During the lesson, two points were brought up. First of all if you have your arms over-under on your opponent he also has it on you. This means you can’t muck around, once you have the position you have to capitalize on it quickly or your opponent might.
The second point was foot placement. You step over to the opposite foot. You don’t need to make a large sweeping step. If you step to far you will be off balance and your opponent will easily throw you onto your back.
Getting into a clinch and working for dominate position by pommelling (working to get under the opponents arm with yours) is common. I think someone who gets proficient with the O-Goshi might find they get to use it quite often. It severs well in both gi and nogi of course which makes it a excellent takedown for you arsenal.
Hip Throw, Double Leg takedown ("Baiana"), Single Leg takedown, Seoi-Nage, and Osoto-Gari to name a few of the throws or takedowns employed in BJJ. What do they have in common other then taking your opponent to the mat? They take a lot of practice. Last night we worked on take downs. We started off by practicing how to land correctly. It hurts when you slap that hand to the mat but its a lot less painful then landing incorrectly. We then went into the 3 basic throws or takedowns used in BJJ. First was the hip throw from a "T" position. Next was a leg hook and driving back to take your opponent down. Last but not least the foot behind the far foot of your opponent and sitting down. They all look so simple, so why is it someone always gets hurt? We had a few minor injuries at class. I think it is because we don’t practice them as much. All the more reason to throw, throw, throw again. After I tore my MCL I had a fear of throws and takedowns. I decided I couldn’t let that ruin my love for Jiu-Jitsu. Last night in class I got the chance to do the very takedown with my instructor that tore my MCL. This time I was a experienced blue belt. I didn’t make the mistakes I did before. My fear is gone and I have a new love for throws in particular. What changed my fear to enjoyment was my desire to over come adversity. As with anything in BJJ you need to try, try, try again. John B. Will said it best ". . . It is difficult to extend ourselves to the point of being uncomfortable, but the rewards can be more than worth the risks." (Rogue Black Belt – Book One, pg. 77)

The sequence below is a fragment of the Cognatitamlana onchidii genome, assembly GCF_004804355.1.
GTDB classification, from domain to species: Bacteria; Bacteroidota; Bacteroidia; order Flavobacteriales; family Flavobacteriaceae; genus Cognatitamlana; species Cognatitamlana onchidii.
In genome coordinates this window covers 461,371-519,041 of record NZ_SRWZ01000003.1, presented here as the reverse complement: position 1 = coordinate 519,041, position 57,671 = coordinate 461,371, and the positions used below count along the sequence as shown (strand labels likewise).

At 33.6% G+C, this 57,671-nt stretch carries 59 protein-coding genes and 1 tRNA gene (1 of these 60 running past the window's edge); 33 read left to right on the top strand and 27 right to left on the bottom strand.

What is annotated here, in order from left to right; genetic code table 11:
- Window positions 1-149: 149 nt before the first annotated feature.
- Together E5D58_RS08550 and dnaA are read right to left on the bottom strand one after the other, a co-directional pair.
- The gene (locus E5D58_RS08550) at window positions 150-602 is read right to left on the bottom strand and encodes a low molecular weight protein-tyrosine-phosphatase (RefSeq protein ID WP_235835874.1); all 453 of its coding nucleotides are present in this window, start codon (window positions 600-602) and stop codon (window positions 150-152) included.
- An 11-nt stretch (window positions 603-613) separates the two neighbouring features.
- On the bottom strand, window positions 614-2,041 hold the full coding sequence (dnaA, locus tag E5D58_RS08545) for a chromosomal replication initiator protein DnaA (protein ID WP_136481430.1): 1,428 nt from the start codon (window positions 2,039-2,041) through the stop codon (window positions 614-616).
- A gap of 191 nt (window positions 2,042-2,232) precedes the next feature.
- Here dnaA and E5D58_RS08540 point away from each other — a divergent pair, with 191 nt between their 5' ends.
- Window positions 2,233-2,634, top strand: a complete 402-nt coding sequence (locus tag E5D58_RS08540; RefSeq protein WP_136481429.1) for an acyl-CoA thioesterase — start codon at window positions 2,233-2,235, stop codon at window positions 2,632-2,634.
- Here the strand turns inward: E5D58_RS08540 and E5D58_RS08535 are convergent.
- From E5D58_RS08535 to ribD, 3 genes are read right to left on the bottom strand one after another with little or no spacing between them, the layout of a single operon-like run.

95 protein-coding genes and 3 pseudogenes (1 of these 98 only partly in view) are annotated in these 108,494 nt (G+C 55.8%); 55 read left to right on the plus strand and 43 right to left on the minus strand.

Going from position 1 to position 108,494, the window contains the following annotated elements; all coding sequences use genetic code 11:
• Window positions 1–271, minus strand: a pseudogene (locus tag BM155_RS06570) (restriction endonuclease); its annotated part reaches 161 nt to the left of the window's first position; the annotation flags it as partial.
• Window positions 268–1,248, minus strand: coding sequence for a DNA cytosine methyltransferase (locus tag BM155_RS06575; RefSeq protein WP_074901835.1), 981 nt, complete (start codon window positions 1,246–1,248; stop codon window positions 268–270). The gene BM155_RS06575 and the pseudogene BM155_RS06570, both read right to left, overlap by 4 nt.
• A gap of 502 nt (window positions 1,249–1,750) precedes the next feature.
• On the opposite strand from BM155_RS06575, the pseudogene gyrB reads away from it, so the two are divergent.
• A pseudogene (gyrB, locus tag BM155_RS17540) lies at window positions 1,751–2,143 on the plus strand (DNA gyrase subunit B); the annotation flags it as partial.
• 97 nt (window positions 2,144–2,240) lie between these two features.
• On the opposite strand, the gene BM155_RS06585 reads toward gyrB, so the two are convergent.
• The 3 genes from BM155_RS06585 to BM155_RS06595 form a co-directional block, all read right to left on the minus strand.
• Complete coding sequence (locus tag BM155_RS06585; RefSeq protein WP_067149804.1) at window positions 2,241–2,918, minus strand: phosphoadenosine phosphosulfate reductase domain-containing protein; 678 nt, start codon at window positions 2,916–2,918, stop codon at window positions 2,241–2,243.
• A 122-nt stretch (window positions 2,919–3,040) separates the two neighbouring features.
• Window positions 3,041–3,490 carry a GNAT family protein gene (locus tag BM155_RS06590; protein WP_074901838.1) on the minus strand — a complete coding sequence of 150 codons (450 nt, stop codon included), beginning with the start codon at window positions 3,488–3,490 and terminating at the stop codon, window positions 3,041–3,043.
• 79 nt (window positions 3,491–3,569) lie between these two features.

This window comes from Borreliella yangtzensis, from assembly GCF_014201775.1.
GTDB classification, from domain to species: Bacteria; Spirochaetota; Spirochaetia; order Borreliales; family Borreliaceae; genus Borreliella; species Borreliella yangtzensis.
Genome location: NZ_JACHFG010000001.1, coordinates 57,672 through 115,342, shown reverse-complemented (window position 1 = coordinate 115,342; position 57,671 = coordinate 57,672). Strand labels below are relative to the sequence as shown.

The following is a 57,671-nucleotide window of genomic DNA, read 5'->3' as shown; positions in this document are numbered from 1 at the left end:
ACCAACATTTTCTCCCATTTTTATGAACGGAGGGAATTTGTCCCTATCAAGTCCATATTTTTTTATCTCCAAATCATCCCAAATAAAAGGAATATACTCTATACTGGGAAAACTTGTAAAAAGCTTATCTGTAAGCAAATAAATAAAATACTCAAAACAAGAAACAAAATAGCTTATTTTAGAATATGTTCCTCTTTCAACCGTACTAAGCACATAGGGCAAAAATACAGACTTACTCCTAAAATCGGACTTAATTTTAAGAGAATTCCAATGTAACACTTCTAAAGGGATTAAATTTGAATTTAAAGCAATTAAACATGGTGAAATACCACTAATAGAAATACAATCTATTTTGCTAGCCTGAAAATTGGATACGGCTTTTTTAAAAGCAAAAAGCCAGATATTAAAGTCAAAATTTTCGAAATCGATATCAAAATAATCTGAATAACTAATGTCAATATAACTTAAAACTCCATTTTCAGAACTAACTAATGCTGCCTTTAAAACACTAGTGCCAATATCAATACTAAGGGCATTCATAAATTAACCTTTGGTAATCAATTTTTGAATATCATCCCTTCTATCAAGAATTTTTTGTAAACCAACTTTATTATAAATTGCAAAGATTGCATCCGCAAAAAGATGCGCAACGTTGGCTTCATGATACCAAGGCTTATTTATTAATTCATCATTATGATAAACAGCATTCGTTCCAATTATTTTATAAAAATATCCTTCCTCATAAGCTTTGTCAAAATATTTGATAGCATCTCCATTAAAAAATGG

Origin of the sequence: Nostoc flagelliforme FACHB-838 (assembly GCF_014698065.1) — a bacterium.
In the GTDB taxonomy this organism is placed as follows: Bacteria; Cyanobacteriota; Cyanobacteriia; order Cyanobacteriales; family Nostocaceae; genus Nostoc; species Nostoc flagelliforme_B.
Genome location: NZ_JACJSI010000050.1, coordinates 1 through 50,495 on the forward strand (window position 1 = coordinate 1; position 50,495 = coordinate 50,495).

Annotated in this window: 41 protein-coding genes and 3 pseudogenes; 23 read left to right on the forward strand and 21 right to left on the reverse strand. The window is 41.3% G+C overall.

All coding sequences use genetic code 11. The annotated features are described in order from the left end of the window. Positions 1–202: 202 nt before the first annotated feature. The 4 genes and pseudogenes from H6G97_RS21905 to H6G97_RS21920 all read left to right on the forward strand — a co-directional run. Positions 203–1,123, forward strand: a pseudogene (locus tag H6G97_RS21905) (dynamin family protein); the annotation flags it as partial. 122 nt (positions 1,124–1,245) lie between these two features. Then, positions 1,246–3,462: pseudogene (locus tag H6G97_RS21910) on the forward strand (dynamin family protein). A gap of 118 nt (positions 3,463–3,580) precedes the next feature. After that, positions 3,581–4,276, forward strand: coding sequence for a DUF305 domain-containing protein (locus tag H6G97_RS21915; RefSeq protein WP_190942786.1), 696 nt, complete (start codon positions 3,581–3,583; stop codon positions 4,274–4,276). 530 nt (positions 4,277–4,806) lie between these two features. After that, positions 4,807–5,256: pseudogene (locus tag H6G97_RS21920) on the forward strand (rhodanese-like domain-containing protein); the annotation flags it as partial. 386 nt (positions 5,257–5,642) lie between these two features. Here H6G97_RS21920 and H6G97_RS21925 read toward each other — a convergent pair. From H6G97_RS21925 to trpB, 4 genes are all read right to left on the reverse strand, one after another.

I’ve seen flying triangles and flying arm bars but this has to be my new favorite. That was just sweet! I wish it had another angle so you could see the other side. It looks like he grabs the collar and then leans over to hook the leg. One of the things I found most interesting was how he tried to set it up. The flicking of the hips to fake a hip throw and then the arm pull that gave him the back. BJJ never ceases to amaze me. It looks like the guy pulling the Flying Bow and Arrow Choke is a brown belt. I can’t tell the belt on the other guy. I have to wonder if it would have gone off so easy against another brown. Then again they may only be training. This is one of the reason I love training in the gi. I don’t think you could do that in no-gi. You would have to use the neck instead of the collar and it would really be slippery. When you did get to the ground you would be able to do a collar choke either. I wonder how this would go off in a street fight with the other guy wearing a coat? I found this video on Georgette’s World – Flying Bow and Arrow Choke.